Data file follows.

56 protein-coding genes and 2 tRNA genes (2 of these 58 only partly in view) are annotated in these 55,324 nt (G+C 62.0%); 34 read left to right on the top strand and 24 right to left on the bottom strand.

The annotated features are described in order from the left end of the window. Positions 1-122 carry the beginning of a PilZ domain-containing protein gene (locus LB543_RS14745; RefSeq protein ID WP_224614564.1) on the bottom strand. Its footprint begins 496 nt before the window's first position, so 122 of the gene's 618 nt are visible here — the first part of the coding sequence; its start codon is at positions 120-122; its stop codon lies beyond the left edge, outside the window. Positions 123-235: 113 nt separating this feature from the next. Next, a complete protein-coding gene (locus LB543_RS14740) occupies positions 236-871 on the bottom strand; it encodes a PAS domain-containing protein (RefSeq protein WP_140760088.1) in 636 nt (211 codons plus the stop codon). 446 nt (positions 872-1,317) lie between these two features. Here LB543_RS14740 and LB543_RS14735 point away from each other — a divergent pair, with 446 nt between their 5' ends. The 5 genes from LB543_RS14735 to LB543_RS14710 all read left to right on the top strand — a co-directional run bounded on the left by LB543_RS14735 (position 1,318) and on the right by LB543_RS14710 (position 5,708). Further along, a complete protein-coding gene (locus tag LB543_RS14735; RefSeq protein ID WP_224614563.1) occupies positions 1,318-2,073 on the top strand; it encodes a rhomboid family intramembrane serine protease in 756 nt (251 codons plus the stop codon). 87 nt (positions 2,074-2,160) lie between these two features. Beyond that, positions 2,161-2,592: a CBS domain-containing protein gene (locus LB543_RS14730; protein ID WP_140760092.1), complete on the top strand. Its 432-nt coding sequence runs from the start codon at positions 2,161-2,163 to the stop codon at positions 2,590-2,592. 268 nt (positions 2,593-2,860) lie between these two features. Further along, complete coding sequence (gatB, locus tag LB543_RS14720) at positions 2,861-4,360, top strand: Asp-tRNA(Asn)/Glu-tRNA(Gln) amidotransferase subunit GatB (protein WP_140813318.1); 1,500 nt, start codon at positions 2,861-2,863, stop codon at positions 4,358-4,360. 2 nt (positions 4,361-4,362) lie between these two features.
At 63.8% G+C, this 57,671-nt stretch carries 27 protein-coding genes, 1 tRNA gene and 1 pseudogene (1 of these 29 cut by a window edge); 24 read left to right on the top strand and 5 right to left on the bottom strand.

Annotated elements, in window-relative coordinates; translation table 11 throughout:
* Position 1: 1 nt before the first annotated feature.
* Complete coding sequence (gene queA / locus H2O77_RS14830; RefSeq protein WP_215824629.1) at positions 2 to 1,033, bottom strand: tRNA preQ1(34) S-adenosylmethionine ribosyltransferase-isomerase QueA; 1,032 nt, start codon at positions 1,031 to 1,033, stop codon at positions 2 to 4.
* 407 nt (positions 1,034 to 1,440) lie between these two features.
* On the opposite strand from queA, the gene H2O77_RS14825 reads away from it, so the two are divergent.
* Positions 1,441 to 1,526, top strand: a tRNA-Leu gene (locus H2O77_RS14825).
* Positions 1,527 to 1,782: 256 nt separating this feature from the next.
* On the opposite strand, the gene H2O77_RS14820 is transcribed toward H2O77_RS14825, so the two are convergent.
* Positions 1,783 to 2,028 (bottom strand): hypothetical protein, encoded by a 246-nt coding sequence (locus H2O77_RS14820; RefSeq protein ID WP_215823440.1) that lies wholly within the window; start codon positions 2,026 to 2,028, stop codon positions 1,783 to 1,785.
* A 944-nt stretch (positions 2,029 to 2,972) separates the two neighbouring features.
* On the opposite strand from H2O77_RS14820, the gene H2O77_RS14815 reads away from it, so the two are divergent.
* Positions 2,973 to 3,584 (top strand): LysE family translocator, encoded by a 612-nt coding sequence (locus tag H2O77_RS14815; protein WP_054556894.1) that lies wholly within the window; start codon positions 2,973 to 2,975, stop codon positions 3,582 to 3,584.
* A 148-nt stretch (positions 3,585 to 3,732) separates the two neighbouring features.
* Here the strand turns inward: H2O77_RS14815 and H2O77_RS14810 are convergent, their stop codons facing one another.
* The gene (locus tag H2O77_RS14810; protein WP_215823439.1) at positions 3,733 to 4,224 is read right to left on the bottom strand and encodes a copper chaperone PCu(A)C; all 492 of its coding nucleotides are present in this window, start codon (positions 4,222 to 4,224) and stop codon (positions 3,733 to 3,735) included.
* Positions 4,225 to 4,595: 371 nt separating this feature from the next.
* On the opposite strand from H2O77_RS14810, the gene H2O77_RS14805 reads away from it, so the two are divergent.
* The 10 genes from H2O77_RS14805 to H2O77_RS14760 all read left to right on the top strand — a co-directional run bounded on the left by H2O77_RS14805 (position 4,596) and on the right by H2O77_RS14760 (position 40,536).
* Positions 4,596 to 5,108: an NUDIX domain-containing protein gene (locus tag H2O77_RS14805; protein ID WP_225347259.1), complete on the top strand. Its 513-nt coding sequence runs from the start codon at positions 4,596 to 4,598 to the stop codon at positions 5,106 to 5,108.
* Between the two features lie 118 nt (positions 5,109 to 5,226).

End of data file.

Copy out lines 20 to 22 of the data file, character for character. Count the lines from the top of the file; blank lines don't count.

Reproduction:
* On the opposite strand from H2O77_RS14810, the gene H2O77_RS14805 reads away from it, so the two are divergent.
* The 10 genes from H2O77_RS14805 to H2O77_RS14760 all read left to right on the top strand — a co-directional run bounded on the left by H2O77_RS14805 (position 4,596) and on the right by H2O77_RS14760 (position 40,536).
* Positions 4,596 to 5,108: an NUDIX domain-containing protein gene (locus tag H2O77_RS14805; protein ID WP_225347259.1), complete on the top strand. Its 513-nt coding sequence runs from the start codon at positions 4,596 to 4,598 to the stop codon at positions 5,106 to 5,108.